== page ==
DOOR – door-to-door delivery

– the terms of delivery that means that the costs include transportation from/to the door/warehouse of the consignor/consignee;


– signature on the reverse side of the security document according to which occurs the passing of rights. The person who performs an endorsement is called endorser. Two types of endorsement are distinguished: full and general. The latter means without an indication of the endorsee, i.e. it only contains a signature of the endorser. An endorsement signature can be placed on a commercial paper, receipt, consignment note, and other documents;


– Estimeted Time of Arrival;


– Estimated Time of Departure;


– sea carrier, deals with transportation of cargo (containers) on small-sized vessels, serves short distances between ports or from/to the port of loading to an ocean vessel;


– Freight Forwarder Commission/Brokerage – Origin;

FI (Free In)

– free of loading – freight rate does not include the coast of loading;

FICY (Free in/Container yard)

– loading at port at the cost of the consignor, delivery to the container yard at the cost of the liner;

FIFO (Free in/Free out)

– loading and unloading at the cost of the consignor;

FILO (Free in/Liner out)

– loading at the cost of the consignor, unloading at the cost of the liner;

FIOS (Free in/out)

– loading and unloading at the cost of the consignor;

FCL (Full Container Loading)

– container filled with cargo of one consignee;

FO (Free Out)

– free of unloading – freight rate does not include the cost of unloading;


– the cost of cargo transportation;

G (Gantry Crane)

– Gantry Crane Port crane used to load and discharge containers from vessels, can be positioned by moving along rail tracks;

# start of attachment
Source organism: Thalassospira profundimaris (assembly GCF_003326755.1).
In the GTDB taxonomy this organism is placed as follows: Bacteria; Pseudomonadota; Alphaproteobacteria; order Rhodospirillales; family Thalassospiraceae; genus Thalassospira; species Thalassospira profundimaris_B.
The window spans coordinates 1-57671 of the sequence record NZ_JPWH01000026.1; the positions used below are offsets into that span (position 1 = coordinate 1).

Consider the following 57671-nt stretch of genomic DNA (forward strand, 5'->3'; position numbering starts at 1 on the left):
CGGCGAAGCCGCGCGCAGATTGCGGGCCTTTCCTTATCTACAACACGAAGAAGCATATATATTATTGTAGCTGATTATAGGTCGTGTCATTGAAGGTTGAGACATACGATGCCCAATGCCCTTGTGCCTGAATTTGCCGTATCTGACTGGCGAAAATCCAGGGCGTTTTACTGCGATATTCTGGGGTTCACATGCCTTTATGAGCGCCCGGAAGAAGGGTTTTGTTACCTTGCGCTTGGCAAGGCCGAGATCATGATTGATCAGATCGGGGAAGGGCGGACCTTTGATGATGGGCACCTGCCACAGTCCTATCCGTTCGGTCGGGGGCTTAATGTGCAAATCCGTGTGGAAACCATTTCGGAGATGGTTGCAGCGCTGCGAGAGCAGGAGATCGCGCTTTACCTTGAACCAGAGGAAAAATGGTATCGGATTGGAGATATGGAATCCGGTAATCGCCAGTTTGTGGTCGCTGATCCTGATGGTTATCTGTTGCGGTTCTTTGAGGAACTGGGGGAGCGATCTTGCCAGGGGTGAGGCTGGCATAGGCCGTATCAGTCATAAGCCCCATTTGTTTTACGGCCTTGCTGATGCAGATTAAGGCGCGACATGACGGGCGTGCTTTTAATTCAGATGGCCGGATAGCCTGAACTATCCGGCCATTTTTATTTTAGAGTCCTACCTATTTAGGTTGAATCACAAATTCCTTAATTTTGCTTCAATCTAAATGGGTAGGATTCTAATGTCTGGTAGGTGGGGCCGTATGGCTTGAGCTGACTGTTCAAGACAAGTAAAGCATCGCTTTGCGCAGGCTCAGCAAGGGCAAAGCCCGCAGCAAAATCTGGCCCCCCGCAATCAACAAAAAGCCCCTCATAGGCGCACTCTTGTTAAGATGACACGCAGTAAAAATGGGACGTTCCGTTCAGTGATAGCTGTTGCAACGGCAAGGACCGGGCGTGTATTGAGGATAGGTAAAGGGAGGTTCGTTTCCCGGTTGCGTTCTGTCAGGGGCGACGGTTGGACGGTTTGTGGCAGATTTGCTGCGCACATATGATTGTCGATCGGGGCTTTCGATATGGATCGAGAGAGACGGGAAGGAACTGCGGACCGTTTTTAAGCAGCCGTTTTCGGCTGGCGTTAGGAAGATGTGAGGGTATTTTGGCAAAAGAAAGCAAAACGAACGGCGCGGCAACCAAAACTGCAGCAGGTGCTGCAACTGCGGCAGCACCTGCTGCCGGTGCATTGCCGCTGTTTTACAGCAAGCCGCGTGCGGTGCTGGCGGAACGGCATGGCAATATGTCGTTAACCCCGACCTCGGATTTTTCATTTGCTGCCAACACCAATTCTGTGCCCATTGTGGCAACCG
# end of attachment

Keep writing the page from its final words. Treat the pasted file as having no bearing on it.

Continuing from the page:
GRI (General Rate Increase)

– planned increase of a base rate from a certain date;

Gross Weight

– cargo weight combined with internal packaging (inseparable) as well as external packaging (cases, bags, barrels, etc.);

HC (High Cube)

– type of container with increased capacity due to increased height in comparison to a standard container;

Heavy Lift Charge

– a surcharge for exceeding certain weight;

International Maritime Control Organisation

– International Maritime Control Organisation. See IMO;

IMO Surcharge

– a surcharge for dangerous goods;


– Goods and services which one country's residents purchase and transport from another country into their own country;


– Import Shipment

International Commercial Terms (INCOTERMS)

– a collection of international trade terms, issued by the International Chamber of Commerce. The glossary provides the basic delivery conditions concerning carriage, formalities, etc;

For more information, see:

Integrated Carriers

– Carriers that have both air and ground fleets or other combinations, such as sea, rail and truck. They usually handle thousands of small parcels an hour;

Interleaved 2 of 5

– This is strictly a numeric barcode. Each encoded character is made up of five elements, two are wide and three are narrow. The number of characters to be printed must be an even number. If the number of characters to be printed is odd, a zero will be appended to the beginning of the code;


– Coordinated transport of freight, especially in connection with relatively long-haul movements, using any combination of freight forwarders, piggy-back, containerisation, air freight, assemblers, rail and road;

IPI (Inland Point Intermodal)

– Cargo moving via land from/to an inland point;

ISA (Information System Agreement)

– Leading organisation of ocean carriers that develops, promotes and implements electronic commerce solutions for the maritime industry;


– port security surcharge;

LCL (Less Container Loading)

– container stowed with multiple consignees’ cargo;

LI (Liner In)

– liner terms, the cost of loading is included in the base rate;

LI-Door (Liner in / Door)